US Officials Say Kobe Bryant Chopper Was Not Certified To Fly In Fog

The company whose helicopter crashed with Kobe Bryant and eight others on board was restricted from flying in low-visibility weather, according to US officials.

The company whose helicopter crashed and killed basketball star Kobe Bryant, his daughter and seven others was not certified to fly in foggy conditions where pilots relied on only cockpit instruments, US officials say.

Island Express Helicopters is limited to operating under visual flight rules, meaning pilots must be able to see clearly outside the aircraft in daylight, National Transportation Safety Board spokesman Keith Holloway said.

Kobe Bryant and his 13-year-old daughter Gianna. Image: Instagram

"The preliminary information is Island Express's 135 certificate did not allow for IFR flight," Holloway said on Friday.

"No other specifics are available at this time."

The aircraft was however equipped for instrument flying, multiple media reports said.



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"There is only one way you can be in the clouds, on an IFR flight plan or by accident," pilot and former Island Express safety manager Kurt Deetz told the New York Times, referring to instrument flight rules.

Holloway told Reuters on Friday it was unknown if the pilot was in fact flying on instruments at the time of the wreck.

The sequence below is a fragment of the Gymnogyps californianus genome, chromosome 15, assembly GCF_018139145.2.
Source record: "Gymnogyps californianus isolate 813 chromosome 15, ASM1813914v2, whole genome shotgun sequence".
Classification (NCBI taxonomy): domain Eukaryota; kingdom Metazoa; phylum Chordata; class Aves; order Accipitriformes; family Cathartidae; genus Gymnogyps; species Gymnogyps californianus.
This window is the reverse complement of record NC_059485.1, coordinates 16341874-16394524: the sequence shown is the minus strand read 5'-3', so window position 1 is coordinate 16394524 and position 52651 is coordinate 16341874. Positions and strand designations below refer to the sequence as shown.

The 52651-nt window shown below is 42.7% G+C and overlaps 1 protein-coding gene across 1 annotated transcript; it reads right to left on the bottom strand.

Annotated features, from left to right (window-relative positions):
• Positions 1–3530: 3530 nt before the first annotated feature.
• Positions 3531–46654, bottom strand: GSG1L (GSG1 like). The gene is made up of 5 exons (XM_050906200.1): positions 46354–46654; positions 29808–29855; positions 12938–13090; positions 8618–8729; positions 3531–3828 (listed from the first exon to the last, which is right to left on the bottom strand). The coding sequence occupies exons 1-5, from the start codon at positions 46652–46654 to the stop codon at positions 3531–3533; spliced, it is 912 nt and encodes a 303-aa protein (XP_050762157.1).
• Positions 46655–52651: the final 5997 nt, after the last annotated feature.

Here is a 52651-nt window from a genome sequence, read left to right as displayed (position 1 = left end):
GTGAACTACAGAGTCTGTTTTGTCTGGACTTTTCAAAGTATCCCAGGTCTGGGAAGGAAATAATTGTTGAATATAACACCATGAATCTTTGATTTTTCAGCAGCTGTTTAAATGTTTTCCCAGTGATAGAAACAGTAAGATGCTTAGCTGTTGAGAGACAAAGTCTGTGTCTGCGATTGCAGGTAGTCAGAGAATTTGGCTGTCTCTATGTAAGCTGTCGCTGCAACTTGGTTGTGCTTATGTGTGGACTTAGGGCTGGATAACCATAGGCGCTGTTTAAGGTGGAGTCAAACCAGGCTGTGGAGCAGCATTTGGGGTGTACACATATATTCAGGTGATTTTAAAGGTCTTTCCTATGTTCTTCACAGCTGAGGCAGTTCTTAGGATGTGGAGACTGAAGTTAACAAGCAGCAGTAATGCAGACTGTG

He said a preliminary report on the crash, expected in about 10 days, may include such a determination.

Kobe Bryant and his 13-year-old daughter Gigi and seven others died in the helicopter crash. Image: AAP

The helicopter's pilot Ara Zobayan was licensed for instrument flying, but likely had little experience in doing so given the company's operating limitations, Deetz told Forbes separately.

The twin-engine helicopter slammed into a hillside in Calabasas, California, with clouds and fog limiting visibility.



Kobe Bryant's Chopper Didn't Have A Warning Device

The helicopter carrying Kobe Bryant and eight others, who were killed after it crashed, did not have a recommended warning system to alert the pilot he was too close to the ground.

Air traffic controllers had given Zobayan "special visual flight rules", or clearance to fly in the less-than-optimal weather around the Burbank airport.

The pilot had reported that conditions were sufficient for visual flight, the Times said, adding that the weather appeared to have worsened as the flight continued.

In a separate statement, Island Express said it was suspending all services.

"The shock of the accident affected all staff, and management decided that service would be suspended until such time as it was deemed appropriate for staff and customers," the charter company said.

The death of Bryant, 41, an 18-time NBA all-star and one of the most admired athletes around the globe, sent shockwaves through the sports and entertainment worlds.